Department of Health reports first pediatric flu death of 2022-2023 season


SANTA FE – The New Mexico Department of Health (DOH) reports today the death of a two-year-old Otero County girl from flu-related illness, New Mexico’s first pediatric flu death of the 2022-2023 season. Since the start of the flu season, DOH has identified 233 pneumonia and flu-related deaths.

While flu, COVID-19, and other respiratory illness activity have decreased in recent weeks, all of them can cause hospitalizations and death throughout the year.  While most people get flu vaccinations later in the summer and fall, the most important factor is getting a vaccination at some point each year.  However, since COVID-19 has not always followed a seasonal pattern, any time of the year is good to get vaccinated if you qualify for initial vaccination or booster shots against it.

Reducing the spread of flu and other respiratory illnesses takes a community effort.  The Department of Health recommends that everyone six months of age and older get flu vaccine each flu season.  It is especially important for the following groups of people, either because they are at high risk of having serious flu-related complications, or because they live with or care for people at high risk for developing flu-related complications: 

  • Children younger than 5, but especially children younger than 2 years old 
  • Children aged 6 months through 8 years who have never been vaccinated against flu, or have an unknown vaccination history, should receive two doses of flu vaccine, administered at least 4 weeks apart 
  • Pregnant women (all trimesters), and up to two weeks post-partum  
  • People ages 50 years and older  
  • People of any age with medical conditions like asthma, diabetes, lung or heart disease, and those who are immunocompromised  
  • People who live in nursing homes and other long-term care facilities  
  • People who live with or care for those at high risk for complications from flu, including healthcare personnel and caregivers of babies younger than six months 
  • American Indians and Alaskan Natives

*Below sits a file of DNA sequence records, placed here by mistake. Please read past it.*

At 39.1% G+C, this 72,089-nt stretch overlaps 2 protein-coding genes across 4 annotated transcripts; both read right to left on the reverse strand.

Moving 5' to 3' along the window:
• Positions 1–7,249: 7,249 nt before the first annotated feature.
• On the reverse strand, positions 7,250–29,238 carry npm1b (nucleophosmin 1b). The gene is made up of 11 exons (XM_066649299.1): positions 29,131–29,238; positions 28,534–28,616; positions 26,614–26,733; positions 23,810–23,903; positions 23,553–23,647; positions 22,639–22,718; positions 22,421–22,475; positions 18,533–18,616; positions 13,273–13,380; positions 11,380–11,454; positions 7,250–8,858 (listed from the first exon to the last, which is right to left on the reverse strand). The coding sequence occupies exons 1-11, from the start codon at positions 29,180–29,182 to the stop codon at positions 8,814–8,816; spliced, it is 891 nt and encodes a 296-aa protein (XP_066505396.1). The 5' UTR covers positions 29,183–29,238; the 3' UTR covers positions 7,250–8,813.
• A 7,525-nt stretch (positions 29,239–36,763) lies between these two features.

• People who are morbidly obese  

In addition to getting vaccinated, DOH also recommends the following COVID-Safe Practices to help prevent catching or spreading flu: 

  • Wash your hands and your children’s hands frequently with soap and water for at least 20 seconds, especially after contact with other people and before eating 
  • Cover your coughs and sneezes with a tissue or sleeve 
  • Clean your hands with soap and water or alcohol-based hand sanitizer after blowing your nose, sneezing, or coughing, even if you use a tissue 
  • Maintain distance from other people and consider wearing a face covering when possible in public 
  • Stay home if you have fever and/or respiratory symptoms 
  • Ask your doctor about antiviral medicines if you seek medical care for flu. These medicines are most effective if given within two days of your symptoms starting, but may still help even after two days 

Even if you’ve unvaccinated and already had the flu this season, getting a flu shot can still help prevent getting sick again with another strain. Check with your health care provider about flu vaccines. To find out more about flu vaccination clinics throughout New Mexico, you can go to HealthMap Vaccine Finder at https://vaccinefinder.gov/ or go to the DOH website: http://nmhealth.org/about/phd/idb/imp/fluv/


Media Contact

We would be happy to provide additional information about this press release. Simply contact David Morgan at 575-528-5197 (Office) or 575-649-0754 (Mobile) with your questions.


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El Departamento de salud informa la primera muerte pediátrica por gripe de la temporada 2022-2023

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